Sentinel Headache
   30-50% of patients have a sentinel
    headache that precedes SAH by 6-20 days
              Clinical Features
   Abrupt onset, severe headache “thunderclap”
   Lateralized 30%
   At night 30% (During day / activity 60%)
   Onset associated with brief LOC, seizure,
    nausea, vomiting
   Meningismus / Aseptic meningitis
   Normal neurologic findings at presentation 50%
                  Question
   What is the mortality of SAH?
                Mortality
 Average: 51%
 10% prior to reaching hospital
 25% within 24 hours of onset
 45% within 30 days
                 Question
   What are the complications of SAH?
    – Name 4.
                    Complications
   Rebleeding
   Vasospasm and delayed cerebral ischemia
   Infarction
   Hydrocephalus (acute / chronic)
   Increased ICP
   Seizures
   Hyponatremia
   Hypothalamic dysfunction and pituitary insufficiency
   Cardiac abnormalities
    – ECG
    – Ventricular wall motion abnormalities
    – Elevated BNP
            Pitfalls in Diagnosis
 Wasn’t the worst headache of their life!
 Neurologic exam was normal!
    – 50% have normal neurologic exam!
   Pain improved with treatment
    – Remember: SAH CAN improve with treatment!
 CT head was negative
 RBCs decreased from tubes 1-3 /
  Misinterpretation of LP
 No LP done
       CT Head: Limitations
 Technical ability of CT scanners to identify
  small hemorrhage / artifact / bone
 Protocol and age of scanner – thin slices
 Expertise of reader
 Anemia Hb<100 – blood appears isodense
 Time: decay in sensitivity
 Inability to diagnose other causes of
  headache: meningitis, etc.
                Question
 How sensitive is CT scan at day 1 for SAH?
 How sensitive is CT scan at day 7 for SAH?
          CT Scan: Sensitivity
   As blood is diluted and degraded flowing
    through SA space -> decreased sensitivity
    – BMJ (2006)
        <12 Hrs   98%
        24 hrs    93%
        >7 days   <50%
    – Memory aide:
        Day   1   90%
        Day   2   80%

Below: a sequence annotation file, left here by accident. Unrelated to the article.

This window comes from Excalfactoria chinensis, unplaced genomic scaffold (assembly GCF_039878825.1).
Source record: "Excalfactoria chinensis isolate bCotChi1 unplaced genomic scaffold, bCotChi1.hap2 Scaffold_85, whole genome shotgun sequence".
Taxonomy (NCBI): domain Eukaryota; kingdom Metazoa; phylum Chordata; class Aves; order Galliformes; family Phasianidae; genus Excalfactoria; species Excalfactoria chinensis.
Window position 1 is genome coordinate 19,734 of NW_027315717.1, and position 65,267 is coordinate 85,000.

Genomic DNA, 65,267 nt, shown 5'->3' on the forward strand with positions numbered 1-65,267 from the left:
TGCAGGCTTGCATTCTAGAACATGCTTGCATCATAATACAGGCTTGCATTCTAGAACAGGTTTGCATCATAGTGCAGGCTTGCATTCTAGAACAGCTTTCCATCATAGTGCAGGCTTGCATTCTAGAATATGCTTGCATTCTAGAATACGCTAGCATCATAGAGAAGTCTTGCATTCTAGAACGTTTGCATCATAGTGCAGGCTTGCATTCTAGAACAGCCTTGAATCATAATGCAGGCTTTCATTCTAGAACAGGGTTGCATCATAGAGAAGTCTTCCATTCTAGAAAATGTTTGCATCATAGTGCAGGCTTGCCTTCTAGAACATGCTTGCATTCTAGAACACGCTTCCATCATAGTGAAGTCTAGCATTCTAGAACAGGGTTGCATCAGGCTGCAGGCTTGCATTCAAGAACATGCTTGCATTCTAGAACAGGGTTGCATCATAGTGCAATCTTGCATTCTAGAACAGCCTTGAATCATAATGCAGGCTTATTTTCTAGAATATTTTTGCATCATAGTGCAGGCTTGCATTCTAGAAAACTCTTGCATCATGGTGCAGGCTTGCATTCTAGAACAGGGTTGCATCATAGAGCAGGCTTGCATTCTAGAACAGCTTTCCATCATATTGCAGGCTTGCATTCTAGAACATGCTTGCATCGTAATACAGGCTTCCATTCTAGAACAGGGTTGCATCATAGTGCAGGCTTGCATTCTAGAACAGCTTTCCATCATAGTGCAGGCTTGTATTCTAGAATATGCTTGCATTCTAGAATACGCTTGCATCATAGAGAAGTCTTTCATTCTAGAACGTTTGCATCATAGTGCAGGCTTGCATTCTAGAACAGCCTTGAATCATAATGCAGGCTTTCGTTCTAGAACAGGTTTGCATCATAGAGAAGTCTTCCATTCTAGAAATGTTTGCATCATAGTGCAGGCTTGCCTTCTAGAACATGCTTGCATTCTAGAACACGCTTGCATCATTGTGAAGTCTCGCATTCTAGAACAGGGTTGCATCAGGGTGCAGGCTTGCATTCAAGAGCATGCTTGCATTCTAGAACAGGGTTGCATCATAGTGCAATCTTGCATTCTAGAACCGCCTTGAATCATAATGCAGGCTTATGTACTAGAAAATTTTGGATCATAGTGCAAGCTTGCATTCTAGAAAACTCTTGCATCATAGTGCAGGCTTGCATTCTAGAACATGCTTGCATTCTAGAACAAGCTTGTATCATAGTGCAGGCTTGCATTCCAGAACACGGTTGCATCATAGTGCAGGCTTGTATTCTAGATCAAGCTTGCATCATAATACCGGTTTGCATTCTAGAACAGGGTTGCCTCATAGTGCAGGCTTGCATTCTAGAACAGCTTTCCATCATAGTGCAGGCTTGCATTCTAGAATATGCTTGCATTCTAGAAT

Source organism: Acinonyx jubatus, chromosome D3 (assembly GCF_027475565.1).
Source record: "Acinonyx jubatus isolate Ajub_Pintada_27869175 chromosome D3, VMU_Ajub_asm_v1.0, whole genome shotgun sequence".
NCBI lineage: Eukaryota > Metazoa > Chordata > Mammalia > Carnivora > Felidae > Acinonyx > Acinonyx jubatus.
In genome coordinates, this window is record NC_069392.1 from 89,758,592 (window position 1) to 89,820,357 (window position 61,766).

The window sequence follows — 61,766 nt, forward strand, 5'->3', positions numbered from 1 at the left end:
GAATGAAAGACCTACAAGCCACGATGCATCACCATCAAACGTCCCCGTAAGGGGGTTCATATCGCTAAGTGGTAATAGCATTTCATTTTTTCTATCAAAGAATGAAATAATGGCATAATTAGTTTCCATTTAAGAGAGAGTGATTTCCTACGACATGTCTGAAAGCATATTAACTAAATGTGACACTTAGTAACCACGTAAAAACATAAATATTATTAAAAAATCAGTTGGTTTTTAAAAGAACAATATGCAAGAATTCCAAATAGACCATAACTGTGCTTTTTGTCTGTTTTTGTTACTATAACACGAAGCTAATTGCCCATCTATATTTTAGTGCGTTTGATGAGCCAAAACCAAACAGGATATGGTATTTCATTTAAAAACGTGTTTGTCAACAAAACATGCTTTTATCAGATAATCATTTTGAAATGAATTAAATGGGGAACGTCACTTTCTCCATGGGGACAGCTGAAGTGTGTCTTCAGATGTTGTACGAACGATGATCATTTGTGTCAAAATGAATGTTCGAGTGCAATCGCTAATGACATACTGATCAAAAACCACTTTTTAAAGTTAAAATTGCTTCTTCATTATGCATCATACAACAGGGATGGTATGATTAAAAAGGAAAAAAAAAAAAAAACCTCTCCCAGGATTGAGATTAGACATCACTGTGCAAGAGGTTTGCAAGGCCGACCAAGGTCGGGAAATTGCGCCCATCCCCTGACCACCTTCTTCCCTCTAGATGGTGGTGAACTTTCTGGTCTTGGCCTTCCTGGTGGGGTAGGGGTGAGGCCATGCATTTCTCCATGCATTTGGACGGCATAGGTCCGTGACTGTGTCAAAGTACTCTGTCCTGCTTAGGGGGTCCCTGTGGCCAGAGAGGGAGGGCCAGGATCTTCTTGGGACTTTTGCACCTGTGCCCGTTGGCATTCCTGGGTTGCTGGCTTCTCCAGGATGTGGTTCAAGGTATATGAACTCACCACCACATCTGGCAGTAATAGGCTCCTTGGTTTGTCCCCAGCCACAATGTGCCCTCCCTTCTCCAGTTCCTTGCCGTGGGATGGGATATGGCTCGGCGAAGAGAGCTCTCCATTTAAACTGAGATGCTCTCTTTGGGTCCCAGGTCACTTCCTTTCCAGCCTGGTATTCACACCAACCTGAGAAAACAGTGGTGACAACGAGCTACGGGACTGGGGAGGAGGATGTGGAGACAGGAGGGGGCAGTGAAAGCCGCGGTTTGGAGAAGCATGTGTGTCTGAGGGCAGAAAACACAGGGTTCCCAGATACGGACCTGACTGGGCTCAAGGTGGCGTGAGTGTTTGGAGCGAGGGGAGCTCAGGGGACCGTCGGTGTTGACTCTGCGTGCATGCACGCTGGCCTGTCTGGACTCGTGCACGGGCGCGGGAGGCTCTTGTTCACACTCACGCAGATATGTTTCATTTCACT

 Day   3   70%
        Day   4   60%
                  Question
   Why do you do a CT then if ruling out
    SAH?
    CT Scan for SAH: Advantages
   Traumatic LP:
    – 13% may be traumatic (>400 RBCs)
   LP Limitations:
    – Cerebral venous thrombosis
    – Unruptured aneurysm
    – Arterial dissection
    – Pituitary apoplexy
                 Question
   Does an LP need to be routinely
    performed on ED patients to rule out SAH
    if normal noncontrast CT head?
    – Why?
         Lumbar Puncture
ACEP (2008) Level B Evidence.
 Lumbar puncture should be performed to
  rule out SAH.
 Rates of SAH confirmed by LP after
  normal CT 2.5-3.5%
                 Question
   What 3 features do you see on LP in SAH?
     Lumbar Puncture in SAH
 (1) Elevated opening pressure
 (2) Elevated RBC count
 (3) Xanthochromia
           Opening Pressure
Normal?
 6-20cmH20 is normal in adults and children
 25cmH20 may be normal in obese pts
Utility:
 Helpful to distinguish SAH from traumatic tap
 2/3 of SAH may have elevated opening pressure
 Other diagnoses: spontaneous intracranial
  hypotension, benign intracranial hypertension,
  cerebral venous sinus thrombosis
                  Question
   Does clearing of blood (i.e. declining RBC
    count from tubes 1->4) rule out SAH?
    Elevated Red Blood Cell Count
 Clearing of blood is unreliable.
 There is no cutoff which has been shown
  to reliably exclude SAH.
 However, if tap done late >12 hours, and
  absence of xanthochromia, but presence
  of RBC = negative tap.
 No way to tell traumatic tap vs SAH if
  early <12 hours tap.
               Question
 What is xanthochromia?
 When does it appear? How long does it
  last?
           Xanthochromia
 Yellow colour caused by bilirubin and
  oxyhemoglobin due to lysis of RBCs
  OxyHb -> Heme oxidase enzyme -> Bilirubin
  Process may take 6-12 hours
 Onset: Blood in CSF for at least 2 hours
 Peak: 48 hours
 Duration: Up to 2-4 weeks
               Question
 Name 2 methods for analyzing your
  sample tubes for xanthochromia.
 Which is more sensitive?
      Xanthochromia: Analysis
Spectrophotometry
 Spin CSF, run through spectrophotometer, look for
  oxyHb or bilirubin peak at 410nm and 460nm
 Most sensitive
 Low-moderate specificity
 Not always available


Visual Analysis
 Spin CSF, compare to identical test tube with equal
   volume tap water against white background
 Calgary Health Region’s method
 Less sensitive, but may be >95% if >12 hours after SAH
                  Question
   Name 3 false positives for xanthochromia.
    (Xanthochromia but no SAH!)
Xanthochromia: False Positives
 Hyperbilirubinemia
 Rifampin
 Previous traumatic tap
 Traumatic tap isn’t analyzed quickly ->
  xanthochromia
 Chronic spinal cord abnormalities
                 Question
   Which patients can safely undergo LP
    without neuroimaging?
                 LP Before CT?
ACEP (2008). Level C Evidence.
 Adults patients with headache and signs of
  elevated ICP should have neuroimaging before
  LP.
    – Papilledema, absent venous pulsations of fundoscopy,
      altered LOC, focal neuro deficits, signs of meningeal
      irritation
   In the absence of clinical findings suggestive of
    increased ICP, LP can be performed without
    obtaining neuroimaging.
                 Question
   In a patient with sudden-onset, severe
    headache who has negative findings (both